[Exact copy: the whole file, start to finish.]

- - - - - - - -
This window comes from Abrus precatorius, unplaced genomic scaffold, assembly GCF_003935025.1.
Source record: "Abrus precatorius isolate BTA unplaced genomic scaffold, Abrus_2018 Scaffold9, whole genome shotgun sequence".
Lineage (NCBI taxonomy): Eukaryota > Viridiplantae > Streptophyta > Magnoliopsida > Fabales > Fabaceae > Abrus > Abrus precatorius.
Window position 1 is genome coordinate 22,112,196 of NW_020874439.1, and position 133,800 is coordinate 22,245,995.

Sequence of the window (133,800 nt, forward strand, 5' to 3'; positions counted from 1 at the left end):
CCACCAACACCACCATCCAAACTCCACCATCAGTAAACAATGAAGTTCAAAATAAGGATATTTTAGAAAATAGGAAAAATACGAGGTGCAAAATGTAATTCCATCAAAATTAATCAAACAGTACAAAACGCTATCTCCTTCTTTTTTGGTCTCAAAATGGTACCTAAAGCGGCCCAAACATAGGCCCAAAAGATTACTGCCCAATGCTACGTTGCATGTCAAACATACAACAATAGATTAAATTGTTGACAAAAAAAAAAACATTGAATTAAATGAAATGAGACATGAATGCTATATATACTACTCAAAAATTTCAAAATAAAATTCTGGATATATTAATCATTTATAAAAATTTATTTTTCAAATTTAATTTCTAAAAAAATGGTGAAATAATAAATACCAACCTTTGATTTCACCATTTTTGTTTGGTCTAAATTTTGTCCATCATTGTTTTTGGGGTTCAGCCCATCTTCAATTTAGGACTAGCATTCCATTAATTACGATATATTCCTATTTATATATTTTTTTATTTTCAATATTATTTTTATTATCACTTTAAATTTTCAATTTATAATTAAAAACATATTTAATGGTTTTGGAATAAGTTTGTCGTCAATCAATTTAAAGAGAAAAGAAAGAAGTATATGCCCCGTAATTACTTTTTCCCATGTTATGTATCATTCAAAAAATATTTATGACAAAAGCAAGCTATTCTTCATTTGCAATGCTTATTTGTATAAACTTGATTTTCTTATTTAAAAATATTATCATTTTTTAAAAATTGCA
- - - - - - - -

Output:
This window comes from Abrus precatorius, unplaced genomic scaffold, assembly GCF_003935025.1.
Source record: "Abrus precatorius isolate BTA unplaced genomic scaffold, Abrus_2018 Scaffold9, whole genome shotgun sequence".
Lineage (NCBI taxonomy): Eukaryota > Viridiplantae > Streptophyta > Magnoliopsida > Fabales > Fabaceae > Abrus > Abrus precatorius.
Window position 1 is genome coordinate 22,112,196 of NW_020874439.1, and position 133,800 is coordinate 22,245,995.

Sequence of the window (133,800 nt, forward strand, 5' to 3'; positions counted from 1 at the left end):
CCACCAACACCACCATCCAAACTCCACCATCAGTAAACAATGAAGTTCAAAATAAGGATATTTTAGAAAATAGGAAAAATACGAGGTGCAAAATGTAATTCCATCAAAATTAATCAAACAGTACAAAACGCTATCTCCTTCTTTTTTGGTCTCAAAATGGTACCTAAAGCGGCCCAAACATAGGCCCAAAAGATTACTGCCCAATGCTACGTTGCATGTCAAACATACAACAATAGATTAAATTGTTGACAAAAAAAAAAACATTGAATTAAATGAAATGAGACATGAATGCTATATATACTACTCAAAAATTTCAAAATAAAATTCTGGATATATTAATCATTTATAAAAATTTATTTTTCAAATTTAATTTCTAAAAAAATGGTGAAATAATAAATACCAACCTTTGATTTCACCATTTTTGTTTGGTCTAAATTTTGTCCATCATTGTTTTTGGGGTTCAGCCCATCTTCAATTTAGGACTAGCATTCCATTAATTACGATATATTCCTATTTATATATTTTTTTATTTTCAATATTATTTTTATTATCACTTTAAATTTTCAATTTATAATTAAAAACATATTTAATGGTTTTGGAATAAGTTTGTCGTCAATCAATTTAAAGAGAAAAGAAAGAAGTATATGCCCCGTAATTACTTTTTCCCATGTTATGTATCATTCAAAAAATATTTATGACAAAAGCAAGCTATTCTTCATTTGCAATGCTTATTTGTATAAACTTGATTTTCTTATTTAAAAATATTATCATTTTTTAAAAATTGCA